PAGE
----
As the “light at the end of the tunnel” of the COVID-19 pandemic comes more clearly into focus, we’re all beginning to look forward to returning to something that more closely resembles normal. For many Coloradans, that includes the return to in-person school.
Our educators and students (not to mention their families) have worked tirelessly over the last 12 months to minimize the impact the coronavirus has had on educational outcomes, but clearly many students have fallen behind or, worse, are further behind than they were before the pandemic started.
The pre-pandemic reality was that, for too many of our kids, educational outcomes and enrichment opportunities vary based on their family’s income, their race, where they live, whether English is the primary language spoken at home, or any of countless other variables. The pandemic has only made the situation more dire.
We cannot give our children the future they deserve when majorities of them are falling behind.
I know from personal experience that our hard-working educators often find their hands are tied as classrooms grow more crowded and they compete for resources. Some families can afford to pay for tutors and other out-of-school attention — but too many cannot.
We can — and must — do better.
That’s why I’m supporting the LEAP ballot initiative, proposed for Colorado’s fall election, to help families access a variety of approved out-of-school learning activities, including tutors in social studies, reading, math, science, or writing; extra services for special needs students; and career and technical education training programs.
LEAP stands for Learning Enrichment and Academic Progress. This new program would help close the learning gaps so that students — particularly those of color and those living in poverty — can leap ahead.
The LEAP program would be funded by a phased in sales-tax increase on recreational marijuana and revenue from extractive, agricultural and renewable energy developments on state land.
This first-of-its-kind measure has been developed by education experts from across the state to help our students meet their pressing educational needs. If passed, it would provide equity and flexibility for Colorado’s K-12 students so they can sharpen their skills and add new ones.
The $1,500 in annual funding per student would go to out-of-school instruction, with priority given to those whose family incomes are at or near the federal poverty level. The money could be used for a variety of opportunities, including tutoring for reading, math, social studies, writing, and science, as well as support for students with special needs and enrichment activities.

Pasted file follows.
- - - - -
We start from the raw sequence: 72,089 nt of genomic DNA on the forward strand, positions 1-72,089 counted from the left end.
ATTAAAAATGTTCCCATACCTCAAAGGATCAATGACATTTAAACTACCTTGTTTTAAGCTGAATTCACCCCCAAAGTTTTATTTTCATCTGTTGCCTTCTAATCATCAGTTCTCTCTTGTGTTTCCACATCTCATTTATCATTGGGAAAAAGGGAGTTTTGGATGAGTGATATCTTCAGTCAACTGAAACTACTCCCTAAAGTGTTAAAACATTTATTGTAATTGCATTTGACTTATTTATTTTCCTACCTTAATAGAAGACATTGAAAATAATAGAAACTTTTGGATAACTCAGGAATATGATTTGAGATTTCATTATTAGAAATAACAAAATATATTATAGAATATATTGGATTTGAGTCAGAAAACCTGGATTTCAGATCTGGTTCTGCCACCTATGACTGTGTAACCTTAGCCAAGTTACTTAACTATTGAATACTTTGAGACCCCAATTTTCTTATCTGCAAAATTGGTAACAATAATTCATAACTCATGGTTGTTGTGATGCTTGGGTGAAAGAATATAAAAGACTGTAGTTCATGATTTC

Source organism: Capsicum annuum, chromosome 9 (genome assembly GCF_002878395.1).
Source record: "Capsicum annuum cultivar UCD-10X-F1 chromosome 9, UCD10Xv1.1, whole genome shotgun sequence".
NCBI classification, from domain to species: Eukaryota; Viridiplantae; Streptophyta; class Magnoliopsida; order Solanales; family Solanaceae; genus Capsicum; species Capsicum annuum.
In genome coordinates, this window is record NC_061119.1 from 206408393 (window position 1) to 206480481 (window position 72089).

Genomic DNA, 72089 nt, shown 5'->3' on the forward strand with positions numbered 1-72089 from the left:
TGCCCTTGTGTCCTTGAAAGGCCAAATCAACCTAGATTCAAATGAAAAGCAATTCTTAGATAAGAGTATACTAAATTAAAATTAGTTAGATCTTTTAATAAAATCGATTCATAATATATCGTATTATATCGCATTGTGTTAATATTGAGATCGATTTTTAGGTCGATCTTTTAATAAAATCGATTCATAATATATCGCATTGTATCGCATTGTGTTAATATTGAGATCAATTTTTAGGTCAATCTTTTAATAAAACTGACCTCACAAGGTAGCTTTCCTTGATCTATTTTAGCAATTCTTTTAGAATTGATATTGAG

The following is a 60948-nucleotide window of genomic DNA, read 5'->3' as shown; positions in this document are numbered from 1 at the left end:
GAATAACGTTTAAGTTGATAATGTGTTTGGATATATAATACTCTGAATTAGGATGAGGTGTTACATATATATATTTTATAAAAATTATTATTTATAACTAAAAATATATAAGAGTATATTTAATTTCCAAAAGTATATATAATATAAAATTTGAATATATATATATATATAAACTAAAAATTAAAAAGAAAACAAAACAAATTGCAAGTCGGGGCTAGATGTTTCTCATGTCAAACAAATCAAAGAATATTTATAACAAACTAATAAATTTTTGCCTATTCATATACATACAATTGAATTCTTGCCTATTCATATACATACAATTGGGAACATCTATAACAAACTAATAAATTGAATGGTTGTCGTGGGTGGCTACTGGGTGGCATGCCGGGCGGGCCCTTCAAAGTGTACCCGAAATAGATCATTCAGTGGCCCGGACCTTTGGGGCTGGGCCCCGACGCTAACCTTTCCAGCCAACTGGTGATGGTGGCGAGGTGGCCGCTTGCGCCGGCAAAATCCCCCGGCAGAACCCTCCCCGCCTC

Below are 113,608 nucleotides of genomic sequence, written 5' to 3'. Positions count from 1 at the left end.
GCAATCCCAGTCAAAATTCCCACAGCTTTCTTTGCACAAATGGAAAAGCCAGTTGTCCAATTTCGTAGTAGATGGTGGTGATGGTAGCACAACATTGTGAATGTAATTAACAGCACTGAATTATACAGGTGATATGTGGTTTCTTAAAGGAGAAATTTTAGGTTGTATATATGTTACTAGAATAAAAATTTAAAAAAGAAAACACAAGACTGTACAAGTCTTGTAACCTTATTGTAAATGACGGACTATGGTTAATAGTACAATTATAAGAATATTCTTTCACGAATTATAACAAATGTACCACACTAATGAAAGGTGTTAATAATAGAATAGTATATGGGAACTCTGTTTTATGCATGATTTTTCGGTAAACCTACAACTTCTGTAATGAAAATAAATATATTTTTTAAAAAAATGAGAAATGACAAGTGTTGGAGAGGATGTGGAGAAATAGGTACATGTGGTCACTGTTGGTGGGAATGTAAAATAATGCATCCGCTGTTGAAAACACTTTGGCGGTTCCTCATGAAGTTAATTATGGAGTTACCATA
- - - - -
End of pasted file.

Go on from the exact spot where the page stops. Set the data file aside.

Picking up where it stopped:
It could not be used for tuition or anything else that smacks of vouchers or threatens to undermine our public schools.
Recent national tests showed us that just 40% of Colorado fourth-graders were proficient readers, with about 20% of low-income students scoring proficient or higher. More than half of Colorado third- through eighth-grade students fail to meet grade-level expectations in reading, writing, or math on state tests. The results get worse when you look at them based on income, race, and geography.
As educators and students continue to cope with online learning, hybrid instruction, and other pandemic-inspired impacts to K-12 education, the need to provide our students with tutoring, supplemental instruction, and enrichment programming is only intensifying.
The measure has earned early support from dozens of community leaders from across Colorado as well as heavyweights from education and policy circles, including state Sen. Rhonda Fields, D-Aurora; Mike Johnston, CEO of Gary Community Investments and a former state senator; Colorado Alliance for Environmental Education; and Thorne Nature Experience.
In the end, this issue transcends nearly every political, geographic, economic, and racial group, and should be able to find broad support at the polls.
Colorado has a unique opportunity to help our kids — and therefore our educators and schools — succeed, and we must seize this moment to make a difference in their lives.
Please join me in working to help Colorado kids leap toward the future they deserve.
Andy Kerr, a Jefferson County commissioner, has been a social studies teacher in Colorado for over 20 years, including teaching online for the past eight years. As a state legislator, he served on the education committees in both the House and the Senate and served as chair of the Senate Education Committee for two years.
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